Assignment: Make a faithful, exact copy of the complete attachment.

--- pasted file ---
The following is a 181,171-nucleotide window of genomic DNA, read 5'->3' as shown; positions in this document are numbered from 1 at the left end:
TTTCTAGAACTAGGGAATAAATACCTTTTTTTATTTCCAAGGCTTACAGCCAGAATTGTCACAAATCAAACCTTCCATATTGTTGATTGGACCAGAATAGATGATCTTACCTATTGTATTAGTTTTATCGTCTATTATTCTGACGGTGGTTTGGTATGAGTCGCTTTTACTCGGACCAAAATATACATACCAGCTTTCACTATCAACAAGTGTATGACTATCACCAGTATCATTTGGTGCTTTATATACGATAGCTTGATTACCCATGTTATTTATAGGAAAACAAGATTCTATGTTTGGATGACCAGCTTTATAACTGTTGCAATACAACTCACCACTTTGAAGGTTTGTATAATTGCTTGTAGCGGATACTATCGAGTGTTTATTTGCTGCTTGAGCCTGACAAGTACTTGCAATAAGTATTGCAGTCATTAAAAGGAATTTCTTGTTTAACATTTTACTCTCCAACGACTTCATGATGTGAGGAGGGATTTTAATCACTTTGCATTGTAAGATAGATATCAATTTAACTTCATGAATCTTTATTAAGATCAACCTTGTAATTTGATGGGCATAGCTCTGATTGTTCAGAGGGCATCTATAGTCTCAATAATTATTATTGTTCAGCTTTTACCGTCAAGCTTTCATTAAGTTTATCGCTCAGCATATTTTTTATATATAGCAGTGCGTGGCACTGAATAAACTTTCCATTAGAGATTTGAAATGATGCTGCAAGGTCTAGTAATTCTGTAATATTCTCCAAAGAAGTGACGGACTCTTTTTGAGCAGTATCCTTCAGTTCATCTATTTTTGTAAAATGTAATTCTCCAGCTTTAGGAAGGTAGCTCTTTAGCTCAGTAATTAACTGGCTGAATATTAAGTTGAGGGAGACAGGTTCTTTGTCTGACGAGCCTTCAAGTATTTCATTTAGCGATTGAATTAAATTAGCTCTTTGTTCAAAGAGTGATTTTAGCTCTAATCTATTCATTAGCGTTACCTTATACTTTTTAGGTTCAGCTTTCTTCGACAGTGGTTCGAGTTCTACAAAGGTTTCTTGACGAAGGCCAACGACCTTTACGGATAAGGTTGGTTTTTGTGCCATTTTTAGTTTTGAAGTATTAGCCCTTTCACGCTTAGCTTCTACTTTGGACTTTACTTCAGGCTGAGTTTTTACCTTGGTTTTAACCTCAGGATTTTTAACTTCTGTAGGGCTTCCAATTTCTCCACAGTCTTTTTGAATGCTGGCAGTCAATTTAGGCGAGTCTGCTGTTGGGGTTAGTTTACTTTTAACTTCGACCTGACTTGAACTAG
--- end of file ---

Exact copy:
The following is a 181,171-nucleotide window of genomic DNA, read 5'->3' as shown; positions in this document are numbered from 1 at the left end:
TTTCTAGAACTAGGGAATAAATACCTTTTTTTATTTCCAAGGCTTACAGCCAGAATTGTCACAAATCAAACCTTCCATATTGTTGATTGGACCAGAATAGATGATCTTACCTATTGTATTAGTTTTATCGTCTATTATTCTGACGGTGGTTTGGTATGAGTCGCTTTTACTCGGACCAAAATATACATACCAGCTTTCACTATCAACAAGTGTATGACTATCACCAGTATCATTTGGTGCTTTATATACGATAGCTTGATTACCCATGTTATTTATAGGAAAACAAGATTCTATGTTTGGATGACCAGCTTTATAACTGTTGCAATACAACTCACCACTTTGAAGGTTTGTATAATTGCTTGTAGCGGATACTATCGAGTGTTTATTTGCTGCTTGAGCCTGACAAGTACTTGCAATAAGTATTGCAGTCATTAAAAGGAATTTCTTGTTTAACATTTTACTCTCCAACGACTTCATGATGTGAGGAGGGATTTTAATCACTTTGCATTGTAAGATAGATATCAATTTAACTTCATGAATCTTTATTAAGATCAACCTTGTAATTTGATGGGCATAGCTCTGATTGTTCAGAGGGCATCTATAGTCTCAATAATTATTATTGTTCAGCTTTTACCGTCAAGCTTTCATTAAGTTTATCGCTCAGCATATTTTTTATATATAGCAGTGCGTGGCACTGAATAAACTTTCCATTAGAGATTTGAAATGATGCTGCAAGGTCTAGTAATTCTGTAATATTCTCCAAAGAAGTGACGGACTCTTTTTGAGCAGTATCCTTCAGTTCATCTATTTTTGTAAAATGTAATTCTCCAGCTTTAGGAAGGTAGCTCTTTAGCTCAGTAATTAACTGGCTGAATATTAAGTTGAGGGAGACAGGTTCTTTGTCTGACGAGCCTTCAAGTATTTCATTTAGCGATTGAATTAAATTAGCTCTTTGTTCAAAGAGTGATTTTAGCTCTAATCTATTCATTAGCGTTACCTTATACTTTTTAGGTTCAGCTTTCTTCGACAGTGGTTCGAGTTCTACAAAGGTTTCTTGACGAAGGCCAACGACCTTTACGGATAAGGTTGGTTTTTGTGCCATTTTTAGTTTTGAAGTATTAGCCCTTTCACGCTTAGCTTCTACTTTGGACTTTACTTCAGGCTGAGTTTTTACCTTGGTTTTAACCTCAGGATTTTTAACTTCTGTAGGGCTTCCAATTTCTCCACAGTCTTTTTGAATGCTGGCAGTCAATTTAGGCGAGTCTGCTGTTGGGGTTAGTTTACTTTTAACTTCGACCTGACTTGAACTAG